Sunday 16 May 2021 | 07:32 | SYDNEY
Sunday 16 May 2021 | 07:32 | SYDNEY

Kissinger on sacrifice


Sam Roggeveen


21 November 2007 13:58

 The Wall Street Journal's interview with Henry Kissinger includes this passage:

But today, fundamental philosophical differences divide the U.S and Europe across a range of key foreign policy issues. Europeans and Americans, I suggested, disagree as to both means and ends--especially the legitimacy of the pre-emptive use of force without an explicit blessing from the Security Council, as well as in their basic assessment of the gravity of the threats posed by transnational terror networks, which cannot be either bargained with or deterred.

The real difference, Mr. Kissinger interjected, lay in "what government[s] can ask of their people." It is because "European governments are not able any more to ask their people for great sacrifices," he argued, that they have so readily opted for a "soft power" approach to so many foreign policy issues. This will, of necessity, make it harder for Europe to reach a consensus with the U.S.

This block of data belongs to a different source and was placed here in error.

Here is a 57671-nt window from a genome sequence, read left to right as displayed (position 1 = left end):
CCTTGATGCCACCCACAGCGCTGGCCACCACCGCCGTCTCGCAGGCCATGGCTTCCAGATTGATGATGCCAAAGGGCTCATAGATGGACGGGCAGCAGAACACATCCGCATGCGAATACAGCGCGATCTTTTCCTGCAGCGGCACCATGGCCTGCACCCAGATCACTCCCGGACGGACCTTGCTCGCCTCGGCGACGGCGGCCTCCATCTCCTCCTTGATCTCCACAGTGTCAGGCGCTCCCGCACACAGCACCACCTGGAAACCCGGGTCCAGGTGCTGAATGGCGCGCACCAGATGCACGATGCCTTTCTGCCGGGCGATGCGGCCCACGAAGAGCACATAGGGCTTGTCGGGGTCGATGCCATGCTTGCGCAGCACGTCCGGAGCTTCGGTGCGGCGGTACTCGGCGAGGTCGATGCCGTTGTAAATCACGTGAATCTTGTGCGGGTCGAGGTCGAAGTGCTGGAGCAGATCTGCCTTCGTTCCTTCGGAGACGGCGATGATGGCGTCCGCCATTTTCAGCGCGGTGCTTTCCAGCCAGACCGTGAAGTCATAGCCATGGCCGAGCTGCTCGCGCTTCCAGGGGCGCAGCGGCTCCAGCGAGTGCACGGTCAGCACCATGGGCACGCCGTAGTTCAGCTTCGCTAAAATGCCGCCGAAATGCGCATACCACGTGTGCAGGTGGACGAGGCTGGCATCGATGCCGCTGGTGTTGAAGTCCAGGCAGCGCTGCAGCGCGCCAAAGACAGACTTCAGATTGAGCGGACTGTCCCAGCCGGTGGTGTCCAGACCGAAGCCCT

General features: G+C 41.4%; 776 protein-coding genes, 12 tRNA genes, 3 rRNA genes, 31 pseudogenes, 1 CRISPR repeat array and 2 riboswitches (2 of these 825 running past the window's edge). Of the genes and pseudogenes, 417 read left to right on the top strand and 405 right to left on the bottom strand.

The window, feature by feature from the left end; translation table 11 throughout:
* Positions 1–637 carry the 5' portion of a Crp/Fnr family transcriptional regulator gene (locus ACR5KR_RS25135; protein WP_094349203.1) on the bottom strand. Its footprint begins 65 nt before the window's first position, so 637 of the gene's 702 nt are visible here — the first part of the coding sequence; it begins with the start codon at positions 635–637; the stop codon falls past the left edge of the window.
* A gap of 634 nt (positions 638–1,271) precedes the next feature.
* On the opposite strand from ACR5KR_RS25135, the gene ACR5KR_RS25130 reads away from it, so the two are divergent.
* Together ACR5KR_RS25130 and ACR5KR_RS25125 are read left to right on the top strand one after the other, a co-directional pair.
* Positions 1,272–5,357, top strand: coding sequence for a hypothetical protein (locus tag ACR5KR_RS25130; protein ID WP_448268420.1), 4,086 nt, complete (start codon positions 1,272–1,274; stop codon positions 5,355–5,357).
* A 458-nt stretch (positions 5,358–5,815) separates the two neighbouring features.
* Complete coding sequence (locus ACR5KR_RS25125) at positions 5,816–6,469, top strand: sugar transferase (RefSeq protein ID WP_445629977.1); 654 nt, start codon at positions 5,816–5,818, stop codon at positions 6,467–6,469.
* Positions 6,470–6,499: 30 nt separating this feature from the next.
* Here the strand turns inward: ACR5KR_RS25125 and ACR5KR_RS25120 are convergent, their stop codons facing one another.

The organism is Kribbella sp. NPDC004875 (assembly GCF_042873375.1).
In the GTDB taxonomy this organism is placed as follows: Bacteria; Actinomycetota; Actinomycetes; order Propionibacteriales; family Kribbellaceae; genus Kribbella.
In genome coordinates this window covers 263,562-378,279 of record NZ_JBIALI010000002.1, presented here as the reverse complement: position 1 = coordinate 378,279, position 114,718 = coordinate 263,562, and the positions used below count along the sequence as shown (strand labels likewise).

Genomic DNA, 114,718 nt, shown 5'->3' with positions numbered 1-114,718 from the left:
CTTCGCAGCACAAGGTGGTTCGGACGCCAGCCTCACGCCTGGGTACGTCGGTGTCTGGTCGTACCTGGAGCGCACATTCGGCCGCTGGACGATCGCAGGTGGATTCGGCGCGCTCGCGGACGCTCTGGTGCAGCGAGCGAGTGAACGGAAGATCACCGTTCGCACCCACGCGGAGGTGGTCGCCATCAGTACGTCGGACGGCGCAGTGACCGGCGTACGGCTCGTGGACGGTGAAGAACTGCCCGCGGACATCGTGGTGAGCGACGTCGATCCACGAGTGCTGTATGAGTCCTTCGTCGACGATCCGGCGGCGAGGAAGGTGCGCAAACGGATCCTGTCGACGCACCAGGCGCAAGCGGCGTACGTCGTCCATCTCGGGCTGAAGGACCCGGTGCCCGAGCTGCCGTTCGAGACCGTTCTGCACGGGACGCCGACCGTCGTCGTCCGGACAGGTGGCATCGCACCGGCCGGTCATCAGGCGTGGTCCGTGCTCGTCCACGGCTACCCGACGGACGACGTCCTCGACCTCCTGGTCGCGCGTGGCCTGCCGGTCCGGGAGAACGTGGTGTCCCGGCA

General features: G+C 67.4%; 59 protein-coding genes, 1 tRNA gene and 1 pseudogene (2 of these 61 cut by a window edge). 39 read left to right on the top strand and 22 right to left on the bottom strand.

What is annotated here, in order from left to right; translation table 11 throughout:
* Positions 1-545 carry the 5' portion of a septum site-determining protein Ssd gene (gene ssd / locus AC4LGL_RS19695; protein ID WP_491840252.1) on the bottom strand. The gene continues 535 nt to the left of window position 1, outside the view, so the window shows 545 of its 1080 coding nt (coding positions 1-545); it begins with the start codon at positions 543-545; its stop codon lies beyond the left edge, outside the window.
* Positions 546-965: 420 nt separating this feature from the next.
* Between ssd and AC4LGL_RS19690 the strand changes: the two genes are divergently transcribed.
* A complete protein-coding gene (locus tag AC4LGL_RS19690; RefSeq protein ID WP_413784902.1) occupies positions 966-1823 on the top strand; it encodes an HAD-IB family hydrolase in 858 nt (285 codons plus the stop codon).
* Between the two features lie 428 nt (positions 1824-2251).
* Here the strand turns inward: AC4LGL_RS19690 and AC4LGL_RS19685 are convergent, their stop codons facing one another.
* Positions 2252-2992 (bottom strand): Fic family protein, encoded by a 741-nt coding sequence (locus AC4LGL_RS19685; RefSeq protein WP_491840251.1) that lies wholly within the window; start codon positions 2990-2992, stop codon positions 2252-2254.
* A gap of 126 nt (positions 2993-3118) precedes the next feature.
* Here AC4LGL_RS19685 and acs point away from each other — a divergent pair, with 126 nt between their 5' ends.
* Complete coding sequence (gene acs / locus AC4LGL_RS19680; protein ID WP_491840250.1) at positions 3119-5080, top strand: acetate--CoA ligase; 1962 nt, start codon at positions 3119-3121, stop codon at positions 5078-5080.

But where's the evidence that the US is able to ask its people for great sacrifices?  Certainly the Bush Administration has never tested the theory. Bush had every opportunity in the aftermath of 9/11 to ask Americans to make do with less. But Bush's early advice to Americans who wanted to help included volunteerism and maintaining consumer spending.

Perhaps what Kissinger has in mind is different standards for casualty aversion between US and European armed forces. But this is surely just a matter of degree, and a pretty fine one at that. Despite some greater US willingness to take risks, enduring economic and tactical factors have asserted themselves. For the armed forces of all Western countries, troops are extremely valuable commodities, and cannot be risked in numbers such as those seen in World War II, Korea or even Vietnam. The 9/11 attacks didn't change that.

Photo by Flickr user tvol, used under a Creative Commons licence.